The Thoroughgoods and other prominent local families made their fortunes farming, fishing and raising oysters to resupply ships going in and out of Norfolk. They even dug out the inlet where Ludford’s oysters are raised, to relieve pressure on the dunes when the area was hit by storms.
“Farming oysters and aquaculture is nothing new,” Ludford says as he walks us through wild oyster beds. “Back in the 1700s and 1800s, men rowed oyster shells like these into rows, just like a land-based garden.”
“They would cultivate the oysters,” he explains, “and then throw small shells back into rows so they could walk between them and not stomp the oysters down into the silt. You can see how these oysters are anchoring sediment. They anchor sandbars and they anchor the marsh.”
In doing so, the oysters help protect the Pleasure House Point Natural Area, a 118-acre preserve that includes water, tidal marsh, sandy shores, and maritime forest. It’s home to myriad species of wildlife, including Chesapeake Bay Blue Crabs, Diamondback Terrapins, Herons, Egrets, Osprey and various types of fish, reptiles and amphibians.
RESTORING CHESAPEAKE BAY
According to Ludford, oysters play an essential role in the Chesapeake Bay ecosystem. “Each oyster filters 50 gallons of water a day,” he says. “They remove nitrogen and phosphorus, pollutants that come from fertilizer. Their shells are made of calcium, which helps to mitigate the ocean acidification caused by climate change. So the more oysters we put in the water, the better off we’ll be.”
Runoff, pollution and over-harvesting of the Chesapeake Bay became huge issues in the 1970s, creating problems ranging from algae blooms to marine dead zones (a.k.a. waters too depleted of oxygen to support life). The Lynnhaven River was actually closed for a time due to agricultural run-off and the sheer number of septic systems resulting from the decade’s rapid urban sprawl.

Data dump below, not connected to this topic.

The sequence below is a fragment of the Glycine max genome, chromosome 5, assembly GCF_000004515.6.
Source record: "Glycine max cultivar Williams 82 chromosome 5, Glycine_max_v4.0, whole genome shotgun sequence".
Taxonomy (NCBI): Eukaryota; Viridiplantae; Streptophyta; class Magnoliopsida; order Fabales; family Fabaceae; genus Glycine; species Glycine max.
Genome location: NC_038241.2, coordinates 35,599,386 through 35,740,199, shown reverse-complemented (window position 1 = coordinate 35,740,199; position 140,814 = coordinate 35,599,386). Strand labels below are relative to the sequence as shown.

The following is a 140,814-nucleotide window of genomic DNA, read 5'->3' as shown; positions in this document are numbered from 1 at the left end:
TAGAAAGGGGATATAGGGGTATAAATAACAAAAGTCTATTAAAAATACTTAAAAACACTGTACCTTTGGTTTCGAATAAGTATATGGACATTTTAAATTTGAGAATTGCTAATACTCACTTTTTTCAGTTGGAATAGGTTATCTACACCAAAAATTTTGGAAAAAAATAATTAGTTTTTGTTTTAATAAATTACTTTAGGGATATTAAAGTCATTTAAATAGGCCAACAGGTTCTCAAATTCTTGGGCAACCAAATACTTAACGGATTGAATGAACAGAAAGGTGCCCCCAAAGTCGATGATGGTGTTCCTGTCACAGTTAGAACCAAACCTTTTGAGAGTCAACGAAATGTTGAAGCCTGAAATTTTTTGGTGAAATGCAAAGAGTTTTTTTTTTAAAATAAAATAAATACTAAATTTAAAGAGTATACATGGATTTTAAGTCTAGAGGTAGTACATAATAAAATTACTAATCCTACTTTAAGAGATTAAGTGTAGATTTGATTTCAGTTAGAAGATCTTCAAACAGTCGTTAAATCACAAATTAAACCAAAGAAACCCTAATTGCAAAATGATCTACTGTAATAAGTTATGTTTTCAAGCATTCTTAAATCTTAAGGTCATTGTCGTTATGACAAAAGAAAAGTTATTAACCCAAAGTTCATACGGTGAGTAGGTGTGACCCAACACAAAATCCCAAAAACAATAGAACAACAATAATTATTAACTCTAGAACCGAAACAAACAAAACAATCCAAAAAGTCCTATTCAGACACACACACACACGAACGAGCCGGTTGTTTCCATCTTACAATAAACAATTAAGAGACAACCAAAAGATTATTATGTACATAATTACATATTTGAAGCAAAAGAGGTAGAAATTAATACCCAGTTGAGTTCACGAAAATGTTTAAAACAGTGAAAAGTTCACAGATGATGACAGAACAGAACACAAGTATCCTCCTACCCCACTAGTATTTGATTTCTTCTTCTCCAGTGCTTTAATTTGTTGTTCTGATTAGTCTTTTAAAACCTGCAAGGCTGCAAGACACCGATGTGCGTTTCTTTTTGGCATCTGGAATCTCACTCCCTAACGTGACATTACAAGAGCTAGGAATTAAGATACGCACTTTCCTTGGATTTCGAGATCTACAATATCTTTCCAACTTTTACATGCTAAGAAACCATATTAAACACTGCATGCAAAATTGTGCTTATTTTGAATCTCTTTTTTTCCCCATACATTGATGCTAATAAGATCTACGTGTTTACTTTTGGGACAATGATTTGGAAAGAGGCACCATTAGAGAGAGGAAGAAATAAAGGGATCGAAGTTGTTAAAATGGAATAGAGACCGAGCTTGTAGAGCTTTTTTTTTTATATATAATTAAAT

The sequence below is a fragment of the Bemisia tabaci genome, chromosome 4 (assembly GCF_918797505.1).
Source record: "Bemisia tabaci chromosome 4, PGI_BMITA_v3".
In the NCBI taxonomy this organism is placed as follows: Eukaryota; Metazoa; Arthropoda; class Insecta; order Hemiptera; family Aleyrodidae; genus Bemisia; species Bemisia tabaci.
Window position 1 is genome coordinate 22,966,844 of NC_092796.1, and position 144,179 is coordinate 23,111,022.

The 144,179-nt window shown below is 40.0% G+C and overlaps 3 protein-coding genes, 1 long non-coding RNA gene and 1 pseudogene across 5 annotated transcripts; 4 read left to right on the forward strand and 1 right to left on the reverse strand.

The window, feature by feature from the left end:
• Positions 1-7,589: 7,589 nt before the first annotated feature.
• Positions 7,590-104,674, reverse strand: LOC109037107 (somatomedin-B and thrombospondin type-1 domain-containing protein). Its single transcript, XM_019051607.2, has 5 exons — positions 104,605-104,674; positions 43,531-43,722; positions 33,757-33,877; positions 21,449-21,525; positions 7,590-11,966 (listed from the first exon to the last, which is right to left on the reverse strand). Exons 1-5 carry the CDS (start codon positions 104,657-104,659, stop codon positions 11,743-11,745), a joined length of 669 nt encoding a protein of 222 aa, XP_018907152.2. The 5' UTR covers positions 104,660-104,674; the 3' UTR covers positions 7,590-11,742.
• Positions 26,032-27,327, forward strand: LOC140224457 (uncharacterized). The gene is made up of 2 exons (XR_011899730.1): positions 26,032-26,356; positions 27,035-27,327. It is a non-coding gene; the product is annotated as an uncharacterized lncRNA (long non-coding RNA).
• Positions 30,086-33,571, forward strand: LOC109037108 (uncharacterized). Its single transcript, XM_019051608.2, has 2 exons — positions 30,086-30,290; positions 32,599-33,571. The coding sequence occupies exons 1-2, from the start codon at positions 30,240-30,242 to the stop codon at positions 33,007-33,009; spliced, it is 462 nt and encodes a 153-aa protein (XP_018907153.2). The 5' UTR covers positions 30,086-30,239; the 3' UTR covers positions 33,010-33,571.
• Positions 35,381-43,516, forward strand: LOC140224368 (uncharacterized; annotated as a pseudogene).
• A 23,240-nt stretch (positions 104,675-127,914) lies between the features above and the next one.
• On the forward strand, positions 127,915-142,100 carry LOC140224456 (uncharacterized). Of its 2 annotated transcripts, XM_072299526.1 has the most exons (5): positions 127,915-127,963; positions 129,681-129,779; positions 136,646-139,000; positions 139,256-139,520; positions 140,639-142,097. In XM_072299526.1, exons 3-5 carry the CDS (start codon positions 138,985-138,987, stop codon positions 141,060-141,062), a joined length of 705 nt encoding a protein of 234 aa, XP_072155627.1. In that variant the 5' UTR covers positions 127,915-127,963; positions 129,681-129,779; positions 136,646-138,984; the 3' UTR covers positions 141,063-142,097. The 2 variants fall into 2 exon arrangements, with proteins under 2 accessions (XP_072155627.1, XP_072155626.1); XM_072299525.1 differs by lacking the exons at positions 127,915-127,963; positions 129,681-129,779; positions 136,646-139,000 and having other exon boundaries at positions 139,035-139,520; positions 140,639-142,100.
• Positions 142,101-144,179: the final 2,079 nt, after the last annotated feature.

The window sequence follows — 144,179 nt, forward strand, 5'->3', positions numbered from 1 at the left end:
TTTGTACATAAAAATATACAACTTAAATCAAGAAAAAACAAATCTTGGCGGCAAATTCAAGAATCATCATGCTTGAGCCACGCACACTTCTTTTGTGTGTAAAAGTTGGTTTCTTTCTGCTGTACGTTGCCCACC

The area’s oyster industry took a huge hit, with wild population numbers shrinking to around 10% of its peak. But in the last few decades there have been considerable improvement efforts to restore water quality through the Chesapeake Bay Program.
Captain Chris is an active participant in the Lynnhaven River Now project, which is based out of the Brock Environmental Center. By working to manage harvests, establish sanctuaries, overcome the effects of disease and restore reefs with hatchery-raised seed, projects like these have helped improved the health of both river and bay tremendously in recent years.
Ludford uses traditional oyster farming techniques, doing everything by hand and using no machinery on his oysters during their 2-year lifespan. This means putting in at least three days of hard work– lifting cages, cleaning, tumbling, maintenance, and pampering the oysters to ensure good circulation– for every one day of harvest.
“We’re restoring the Chesapeake Bay with conservation, restoration and aquaculture,” the self-proclaimed nature lover says with obvious pride. “We’re conserving the wild oysters by doing a very limited harvest. We’re restoring the reefs by recycling old oyster shells. We’re using aquaculture because it allows us to keep them in the wild.”
TASTING PLEASURE HOUSE OYSTERS